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close this bookAppropriate Building Materials: a Catalogue of Potential Solutions (SKAT; 1988; 430 pages)
View the documentPreface
Open this folder and view contentsIntroduction
Open this folder and view contentsFundamental information on building materials
Open this folder and view contentsFundamental information on building elements
Open this folder and view contentsFundamental information on protective measures
Open this folder and view contentsExamples of foundation materials
Open this folder and view contentsExamples of floor materials
Open this folder and view contentsExamples of wall materials
close this folderExamples of roof materials
View the documentEarth reel roofs
View the documentSoil brick roof
View the documentClay tile roofs
View the documentGypsum-sisal conoid
View the documentPrecast concrete channel roof
View the documentFerrocement roofs
View the documentCorrugated fibre concrete roofing sheets
View the documentFibre and micro concrete tiles
View the documentDurable thatch with stiff-stem grasses
View the documentBamboo roof structure
View the documentPole timber roof structures
View the documentBamboo and wood shingles
View the documentCorrugated metal sheet roofiing
Open this folder and view contentsExamples of building systems
Open this folder and view contentsAnnexes

Clay tile roofs


Special properties

Durable, waterproof cladding for sloped roofs

Economical aspects

Low to medium costs



Skills required

Skilled labour

Equipment required

Clay tile production unit, roof construction equipment

Resistance to earthquake


Resistance to hurricane

Medium to good

Resistance to rain

Very good

Resistance to insects

Very good

Climatic suitability

All climates, but most common in humid areas

Stage of experience



• Burnt clay tile roofs are only used for sloping roofs between about 20° and 50° inclination of rafter, and the tile shapes differ for each range of slope. It should be remembered that the rafter pitch is always steeper than the tile pitch (see illustration overleaf).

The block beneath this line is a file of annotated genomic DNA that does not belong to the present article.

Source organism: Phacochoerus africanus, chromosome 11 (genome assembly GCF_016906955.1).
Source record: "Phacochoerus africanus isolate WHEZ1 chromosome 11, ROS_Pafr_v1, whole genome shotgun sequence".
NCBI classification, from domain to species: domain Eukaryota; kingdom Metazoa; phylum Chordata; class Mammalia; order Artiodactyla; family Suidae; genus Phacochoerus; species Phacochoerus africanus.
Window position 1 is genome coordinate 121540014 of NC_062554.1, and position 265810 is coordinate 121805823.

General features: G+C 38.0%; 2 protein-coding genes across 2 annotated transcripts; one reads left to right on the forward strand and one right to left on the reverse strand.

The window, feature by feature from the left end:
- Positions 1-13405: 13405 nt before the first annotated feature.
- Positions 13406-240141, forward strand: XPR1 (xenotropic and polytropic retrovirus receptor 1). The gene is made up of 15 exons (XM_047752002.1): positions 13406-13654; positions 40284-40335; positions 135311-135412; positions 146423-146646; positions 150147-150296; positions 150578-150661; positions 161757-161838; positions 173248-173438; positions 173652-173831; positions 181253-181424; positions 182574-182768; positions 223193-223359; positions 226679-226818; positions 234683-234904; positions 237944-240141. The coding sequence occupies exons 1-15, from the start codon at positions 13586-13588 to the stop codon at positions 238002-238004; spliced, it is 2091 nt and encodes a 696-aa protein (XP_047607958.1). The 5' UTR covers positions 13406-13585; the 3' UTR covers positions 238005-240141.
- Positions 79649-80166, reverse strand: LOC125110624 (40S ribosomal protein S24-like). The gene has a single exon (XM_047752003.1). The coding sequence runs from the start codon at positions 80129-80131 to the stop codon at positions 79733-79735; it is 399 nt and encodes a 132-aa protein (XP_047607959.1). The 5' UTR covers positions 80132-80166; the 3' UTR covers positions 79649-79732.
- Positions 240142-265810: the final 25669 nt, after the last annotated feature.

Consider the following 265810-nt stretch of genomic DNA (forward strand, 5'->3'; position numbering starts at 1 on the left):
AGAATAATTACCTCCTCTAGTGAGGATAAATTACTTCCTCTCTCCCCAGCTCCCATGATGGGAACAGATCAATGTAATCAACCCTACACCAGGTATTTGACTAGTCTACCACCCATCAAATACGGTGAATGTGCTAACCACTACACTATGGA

• Clay tile production is a traditional village craft in many regions, but uniform shapes and qualities are difficult to achieve. Mechanized plants produce good quality tiles, but at higher costs. An appropriate intermediate solution is provided by mobile presses with interchangeable moulds for different tile shapes (see ANNEX: Machines and Equipment).

• Depending on the clay type and production method, a major problem of clay tiles is the immense loss (in India about 35 %) due to cracking and breakage. A good remedy has been found in the use of ammonium chloride as an admixture varying between 0.1 and 1.0 %, depending on the type of soil (Bibl. 00.41).

• Clay tiles are heavy, requiring a strong substructure and closely spaced battens. Therefore, tile designs (eg Mangalore tiles), which require wider spacing of battens, are lighter and more economical. But generally, the weight of the roof and loose connection of tiles, make them susceptible to destruction in earthquakes.

• Good quality tiles with good overlaps are perfectly waterproof. The red colour, however, tends to absorb solar radiation, so theta suspended ceiling may be needed for indoor comfort.

Relation of Rafter Pitch and Tile Pitch; Other Clay Roofing Elements; Some Typical Clay Roofing Tiles and their Minimum Rafter Pitch (reduced by 5°, if the tiles are placed over a waterproof membrane)

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